The series’s signature filthy humor is back as well.  It’s better, too, consisting of fewer gross-out sight gags and more plain silliness, usually involving some drug.  One of the movie’s main running gags is Todd’s baby constantly getting exposed to drugs, all by accident.  Poor Todd sees his child inhale marijuana smoke, get hit in the face by a cloud of cocaine, and eat a handful of ecstasy (which even Todd himself mistakes for mints). This being a Christmas movie, they also have to subvert many cinematic classics as well, with perhaps the main target being A Christmas Story. There’s a relatively long-winded gag that puts a…different spin on the frozen pole scene from that movie. One of the movie’s best gags is Wafflebot, a pastry-cooking, creepily sentient robot who harbors powerful affection for its owners.  When it shows up in the second half of the film, there is a significant uptick in the number of laugh-out-loud moments.  If there’s another sequel, I will be the first to rally for Wafflebot’s return.

And of course, there is the 3D.  Large amounts of the film are devoted to subverting the format in every way possible.  James Cameron’s vision of 3D is immersion and depth.  Harold & Kumar use it to make teeth, balls, eggs, phallic objects, shards of glass, and literally everything else they can thing of blast out of the screen usually in ultra-slow motion.  It’s idiotic, self-indulgent gimmickry at it’s finest, and the best part is that the film is fully aware of how stupid the format is.  There’s even a scene, featured in the trailer, when a character is pitching a 3D television, and happily proclaims how amazing it is by double thumbs-up point at the screen (of course with his fingers popping out at the audience), to which Harold asks, “Who are you looking at?” This awareness of the stupidity of the format, as it gleefully uses it at every available opportunity, makes the film not only a good idea to see in 3D, but absolutely necessary to do so.  It helps that the 3D is actually really competently done: the picture looks crisp and bright, and there’s a legitimately impressive sequence in the middle involving slow-motion gunplay and exploding packages of cocaine, set to “I’m Dreaming of a White Christmas” (because of course it is).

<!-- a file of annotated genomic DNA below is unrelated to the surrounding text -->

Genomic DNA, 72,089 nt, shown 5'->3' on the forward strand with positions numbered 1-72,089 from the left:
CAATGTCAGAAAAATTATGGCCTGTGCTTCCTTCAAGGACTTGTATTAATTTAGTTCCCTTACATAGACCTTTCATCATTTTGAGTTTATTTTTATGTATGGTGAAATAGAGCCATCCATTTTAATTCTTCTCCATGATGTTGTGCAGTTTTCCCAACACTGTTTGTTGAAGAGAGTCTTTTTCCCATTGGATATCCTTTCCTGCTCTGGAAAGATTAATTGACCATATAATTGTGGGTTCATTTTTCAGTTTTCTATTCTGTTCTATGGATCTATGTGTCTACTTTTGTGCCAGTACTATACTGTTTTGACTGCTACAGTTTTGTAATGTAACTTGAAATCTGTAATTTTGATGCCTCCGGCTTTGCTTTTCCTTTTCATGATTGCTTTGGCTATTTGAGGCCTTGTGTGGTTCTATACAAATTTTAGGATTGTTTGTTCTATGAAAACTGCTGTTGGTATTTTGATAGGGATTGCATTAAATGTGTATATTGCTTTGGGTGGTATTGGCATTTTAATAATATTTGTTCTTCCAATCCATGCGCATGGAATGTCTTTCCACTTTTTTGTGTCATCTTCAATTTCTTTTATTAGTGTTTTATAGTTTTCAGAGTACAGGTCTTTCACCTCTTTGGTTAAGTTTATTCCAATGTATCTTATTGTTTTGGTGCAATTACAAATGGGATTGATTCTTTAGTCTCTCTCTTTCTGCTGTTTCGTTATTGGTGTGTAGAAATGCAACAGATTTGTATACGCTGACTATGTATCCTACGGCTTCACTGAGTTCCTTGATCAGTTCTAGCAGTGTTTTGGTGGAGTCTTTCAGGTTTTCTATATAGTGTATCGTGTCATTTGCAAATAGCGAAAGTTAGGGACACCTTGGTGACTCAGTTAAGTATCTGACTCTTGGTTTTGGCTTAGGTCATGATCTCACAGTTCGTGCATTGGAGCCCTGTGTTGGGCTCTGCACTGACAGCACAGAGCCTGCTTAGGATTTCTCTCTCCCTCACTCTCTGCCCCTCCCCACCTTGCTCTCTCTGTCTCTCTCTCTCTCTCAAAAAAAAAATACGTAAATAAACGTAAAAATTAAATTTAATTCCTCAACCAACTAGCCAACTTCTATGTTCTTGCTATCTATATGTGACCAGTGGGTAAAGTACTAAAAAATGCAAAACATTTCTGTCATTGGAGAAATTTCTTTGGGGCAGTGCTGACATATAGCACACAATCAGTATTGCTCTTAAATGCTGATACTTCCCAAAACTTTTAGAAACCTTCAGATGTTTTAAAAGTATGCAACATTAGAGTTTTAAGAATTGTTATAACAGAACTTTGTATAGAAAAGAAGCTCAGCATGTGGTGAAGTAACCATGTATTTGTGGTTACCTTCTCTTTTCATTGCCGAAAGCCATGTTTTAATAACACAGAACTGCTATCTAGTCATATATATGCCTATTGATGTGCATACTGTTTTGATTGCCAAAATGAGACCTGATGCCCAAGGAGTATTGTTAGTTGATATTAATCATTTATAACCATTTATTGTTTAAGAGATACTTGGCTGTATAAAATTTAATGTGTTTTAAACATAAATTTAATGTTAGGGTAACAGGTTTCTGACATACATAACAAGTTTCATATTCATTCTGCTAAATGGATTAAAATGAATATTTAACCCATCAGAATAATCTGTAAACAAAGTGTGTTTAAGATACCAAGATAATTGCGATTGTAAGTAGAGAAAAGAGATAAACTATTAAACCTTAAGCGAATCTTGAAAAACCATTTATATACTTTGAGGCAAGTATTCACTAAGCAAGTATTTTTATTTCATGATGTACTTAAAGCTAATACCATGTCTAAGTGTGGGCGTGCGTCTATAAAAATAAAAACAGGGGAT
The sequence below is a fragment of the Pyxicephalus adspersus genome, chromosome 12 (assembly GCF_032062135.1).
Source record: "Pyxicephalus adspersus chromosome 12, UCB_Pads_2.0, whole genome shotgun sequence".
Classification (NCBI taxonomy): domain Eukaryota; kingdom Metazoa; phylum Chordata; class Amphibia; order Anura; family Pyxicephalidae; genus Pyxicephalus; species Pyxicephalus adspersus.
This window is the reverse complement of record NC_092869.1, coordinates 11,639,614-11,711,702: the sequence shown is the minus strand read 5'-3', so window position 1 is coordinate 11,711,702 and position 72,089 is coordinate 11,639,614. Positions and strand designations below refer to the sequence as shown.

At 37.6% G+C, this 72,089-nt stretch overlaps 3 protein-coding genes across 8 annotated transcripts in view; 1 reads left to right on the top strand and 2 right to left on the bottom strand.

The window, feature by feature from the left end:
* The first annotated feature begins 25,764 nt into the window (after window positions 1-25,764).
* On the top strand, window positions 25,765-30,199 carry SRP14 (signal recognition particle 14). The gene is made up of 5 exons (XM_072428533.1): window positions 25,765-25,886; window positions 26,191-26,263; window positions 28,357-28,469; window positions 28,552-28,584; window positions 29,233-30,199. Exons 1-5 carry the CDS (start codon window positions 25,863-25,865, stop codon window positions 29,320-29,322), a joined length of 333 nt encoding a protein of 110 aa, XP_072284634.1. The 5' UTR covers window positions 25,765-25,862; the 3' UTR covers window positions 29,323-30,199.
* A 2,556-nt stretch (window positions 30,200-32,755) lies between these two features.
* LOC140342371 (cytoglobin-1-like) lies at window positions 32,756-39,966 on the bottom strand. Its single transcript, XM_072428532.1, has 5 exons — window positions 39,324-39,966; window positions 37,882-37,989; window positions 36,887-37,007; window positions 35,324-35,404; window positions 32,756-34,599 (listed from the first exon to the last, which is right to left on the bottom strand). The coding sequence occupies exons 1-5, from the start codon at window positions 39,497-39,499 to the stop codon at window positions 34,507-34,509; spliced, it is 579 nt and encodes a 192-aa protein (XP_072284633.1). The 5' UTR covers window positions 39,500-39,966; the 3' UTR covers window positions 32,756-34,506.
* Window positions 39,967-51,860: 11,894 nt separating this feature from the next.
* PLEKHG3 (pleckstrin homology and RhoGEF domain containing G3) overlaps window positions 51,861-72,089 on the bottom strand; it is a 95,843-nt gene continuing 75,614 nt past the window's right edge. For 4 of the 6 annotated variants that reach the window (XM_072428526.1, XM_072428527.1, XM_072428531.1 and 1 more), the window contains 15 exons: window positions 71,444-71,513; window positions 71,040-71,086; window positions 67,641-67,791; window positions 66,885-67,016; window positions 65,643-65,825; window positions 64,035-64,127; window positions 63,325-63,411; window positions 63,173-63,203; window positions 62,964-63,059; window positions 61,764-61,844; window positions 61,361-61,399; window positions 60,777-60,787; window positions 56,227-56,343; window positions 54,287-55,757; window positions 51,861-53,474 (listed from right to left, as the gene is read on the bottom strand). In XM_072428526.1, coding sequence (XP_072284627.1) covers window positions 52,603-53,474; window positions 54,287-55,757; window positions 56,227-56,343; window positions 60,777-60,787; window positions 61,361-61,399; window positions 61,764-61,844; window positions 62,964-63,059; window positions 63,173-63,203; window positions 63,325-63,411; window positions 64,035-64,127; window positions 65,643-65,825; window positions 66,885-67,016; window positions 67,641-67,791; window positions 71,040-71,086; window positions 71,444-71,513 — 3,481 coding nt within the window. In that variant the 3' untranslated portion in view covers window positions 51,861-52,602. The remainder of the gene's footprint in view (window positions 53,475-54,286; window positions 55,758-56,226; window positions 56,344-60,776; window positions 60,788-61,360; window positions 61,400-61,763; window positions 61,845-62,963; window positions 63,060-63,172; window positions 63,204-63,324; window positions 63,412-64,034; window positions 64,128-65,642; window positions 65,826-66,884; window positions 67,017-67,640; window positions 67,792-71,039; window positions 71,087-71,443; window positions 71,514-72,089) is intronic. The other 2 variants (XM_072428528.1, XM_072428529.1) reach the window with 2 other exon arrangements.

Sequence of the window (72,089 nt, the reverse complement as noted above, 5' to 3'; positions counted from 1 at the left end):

Harold & Kumar Christmas is not for everyone.  The film is generally directed toward people who saw and enjoyed the first two films, and there are several direct references to the prequels that will go over the head of anyone who has not seen a Harold & Kumar film before. Additionally, anyone who is easily offended should avoid at all costs.  There’s nothing outright, horrifically offensive, but there are enough pokes at a multitude of sensibilities that there may be one or two instances of uncomfortable laughter.  The movie does take a short while to get going, as well.  While there are funny bits in the first half, it doesn’t really get the laughs until the second half, at which point it continues forward at a breakneck comedic pace until the very end. It pays off to stick with the movie.

I ended up having a lot of fun in A Very Harold & Kumar 3D Christmas.  It delivers exactly what the series has always been known for: wild misadventures, bizarre drug fueled antics, and, at the end of the day, a healthy dose of buddy comedy.  This third movie, late as it is, still has each of those elements in spades, and has not missed a single beat in the stars’ and characters’ graduation to adulthood. Any fan of the series should not be afraid of the curse of the threequel, because this movie beats it down with a giant 3D bong. Celebrate commercialized Christmas early and check this one out.  See it, and see it in 3D.

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Posted on November 14, 2011, in Reviews. Bookmark the permalink. Leave a comment.